Fourth quarter’s growth clocked in a bit below our expectations. Fixed business investment drove economic growth, the first sign that the tax legislation passed in late 2017 had some impact on business behavior. Through the third quarter, fixed investment grew at the same rate as 2017. But fourth’s quarter’s spurt pushed investment growth for 2018 ahead of 2017’s pace by roughly 90 basis points. While that still falls far short of the growth rates from earlier this decade, and we do not yet see a trend, fourth quarter investment growth could presage greater investment to come. For most of 2018 the corporate tax cut windfall fell into share buybacks and dividend increases which do not boost GDP directly. Inventories grew during the fourth quarter, though that could become a constraint on growth in future periods as they are unwound. In addition to business investment, consumer spending supported growth in the fourth quarter, though at a slower pace than previous quarters. Retail sales during the December portion of the holiday shopping season came in well below expectations. Government spending provided a small positive boost to growth. On the negative side of the ledger, net exports once again provided a drag on economic growth, but not as large as feared (though the ongoing trade disputes slightly restrain growth). Residential investment also disappointed, pulling down growth. For 2018, growth drivers mirrored fourth’s quarter’s performance: consumption and fixed investment drove growth with slight support from government spending while net exports and residential investment slightly restrained growth.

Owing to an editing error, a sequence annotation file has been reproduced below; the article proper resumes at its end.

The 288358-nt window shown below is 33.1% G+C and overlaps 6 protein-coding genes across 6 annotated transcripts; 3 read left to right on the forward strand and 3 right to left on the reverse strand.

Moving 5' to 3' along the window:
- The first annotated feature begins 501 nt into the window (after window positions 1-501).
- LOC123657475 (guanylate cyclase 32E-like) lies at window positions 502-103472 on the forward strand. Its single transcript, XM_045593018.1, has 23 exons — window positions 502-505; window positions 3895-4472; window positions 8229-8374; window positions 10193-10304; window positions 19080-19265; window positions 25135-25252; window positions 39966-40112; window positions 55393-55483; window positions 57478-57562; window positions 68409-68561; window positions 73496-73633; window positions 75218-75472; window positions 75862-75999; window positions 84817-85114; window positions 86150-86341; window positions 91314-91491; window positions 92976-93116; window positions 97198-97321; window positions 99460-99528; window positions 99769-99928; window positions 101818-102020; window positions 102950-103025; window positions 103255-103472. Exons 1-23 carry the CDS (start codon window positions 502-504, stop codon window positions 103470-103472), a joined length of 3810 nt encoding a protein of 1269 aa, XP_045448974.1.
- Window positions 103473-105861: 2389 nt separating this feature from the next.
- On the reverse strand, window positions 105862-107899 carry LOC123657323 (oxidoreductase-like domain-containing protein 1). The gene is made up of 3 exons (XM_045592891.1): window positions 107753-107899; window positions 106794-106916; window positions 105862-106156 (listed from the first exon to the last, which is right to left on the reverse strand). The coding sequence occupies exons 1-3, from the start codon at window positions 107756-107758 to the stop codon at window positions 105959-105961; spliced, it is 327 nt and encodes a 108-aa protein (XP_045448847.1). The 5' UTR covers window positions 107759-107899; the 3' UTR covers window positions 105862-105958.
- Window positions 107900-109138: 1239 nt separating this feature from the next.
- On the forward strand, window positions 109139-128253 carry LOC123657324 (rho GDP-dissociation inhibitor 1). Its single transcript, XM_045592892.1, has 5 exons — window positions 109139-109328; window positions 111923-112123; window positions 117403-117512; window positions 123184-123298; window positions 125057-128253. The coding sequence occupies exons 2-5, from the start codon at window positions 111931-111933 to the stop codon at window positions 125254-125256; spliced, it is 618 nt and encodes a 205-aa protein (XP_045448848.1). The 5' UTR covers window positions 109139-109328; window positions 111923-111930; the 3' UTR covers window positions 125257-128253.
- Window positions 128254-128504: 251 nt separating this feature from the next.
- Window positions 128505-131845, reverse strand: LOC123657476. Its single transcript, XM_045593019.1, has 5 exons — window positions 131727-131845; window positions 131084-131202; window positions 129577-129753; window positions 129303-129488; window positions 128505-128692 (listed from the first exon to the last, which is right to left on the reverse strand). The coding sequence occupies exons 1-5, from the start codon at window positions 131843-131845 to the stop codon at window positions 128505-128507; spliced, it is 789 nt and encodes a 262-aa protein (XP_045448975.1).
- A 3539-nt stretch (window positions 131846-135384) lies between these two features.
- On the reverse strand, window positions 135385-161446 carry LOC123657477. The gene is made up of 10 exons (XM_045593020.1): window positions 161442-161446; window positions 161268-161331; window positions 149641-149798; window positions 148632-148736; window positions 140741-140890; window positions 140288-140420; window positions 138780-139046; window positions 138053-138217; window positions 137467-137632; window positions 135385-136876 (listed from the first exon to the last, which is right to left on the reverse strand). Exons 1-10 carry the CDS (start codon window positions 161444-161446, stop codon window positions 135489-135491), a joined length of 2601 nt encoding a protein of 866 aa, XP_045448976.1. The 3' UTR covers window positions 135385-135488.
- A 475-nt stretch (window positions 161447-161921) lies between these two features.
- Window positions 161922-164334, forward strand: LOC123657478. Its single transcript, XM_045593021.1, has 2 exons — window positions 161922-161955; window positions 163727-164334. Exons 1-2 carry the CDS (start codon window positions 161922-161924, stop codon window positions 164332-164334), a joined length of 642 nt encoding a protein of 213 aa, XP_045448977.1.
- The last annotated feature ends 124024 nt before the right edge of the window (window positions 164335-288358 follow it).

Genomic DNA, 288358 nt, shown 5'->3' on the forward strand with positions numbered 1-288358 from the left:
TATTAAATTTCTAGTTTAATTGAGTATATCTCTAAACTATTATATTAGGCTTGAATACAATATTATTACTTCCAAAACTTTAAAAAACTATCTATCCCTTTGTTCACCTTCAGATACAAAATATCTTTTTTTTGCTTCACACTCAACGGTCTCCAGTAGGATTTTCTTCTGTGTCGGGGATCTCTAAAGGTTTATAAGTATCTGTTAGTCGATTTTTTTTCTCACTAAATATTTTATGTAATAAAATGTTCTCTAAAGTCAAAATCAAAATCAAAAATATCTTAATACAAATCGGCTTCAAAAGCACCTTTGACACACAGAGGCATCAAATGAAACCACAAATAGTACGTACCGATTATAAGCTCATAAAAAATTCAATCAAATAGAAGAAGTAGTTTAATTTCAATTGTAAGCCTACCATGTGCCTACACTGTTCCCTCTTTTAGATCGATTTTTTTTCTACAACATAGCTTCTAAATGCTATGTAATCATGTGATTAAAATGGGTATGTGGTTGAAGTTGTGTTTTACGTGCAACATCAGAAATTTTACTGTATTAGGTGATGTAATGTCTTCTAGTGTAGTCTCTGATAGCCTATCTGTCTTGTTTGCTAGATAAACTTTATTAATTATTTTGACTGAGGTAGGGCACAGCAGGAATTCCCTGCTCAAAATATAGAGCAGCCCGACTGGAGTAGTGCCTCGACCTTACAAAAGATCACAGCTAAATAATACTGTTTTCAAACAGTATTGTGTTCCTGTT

Turning toward our forecast, our views remain unchanged. We continue to foresee the impact from fiscal stimulus waning over time, likely running its course by the end of 2019. Consumption and business investment should remain the key drivers of growth, possibly switching places if consumption continues to slow and investment continues to accelerate. Economic growth is slowing around the world which, coupled with the uncertainty of trade restrictions, should modestly pull back on GDP growth. Government spending looks like a relative nonfactor in near term. For 2019, we continue to see GDP growth slowing toward the mid-2-percent range, with further slowing toward 2 percent in 2020. Although recession risks are increasing, the probability of a recession remains relatively low in 2019. Risks of a recession should escalate toward the latter half of 2020.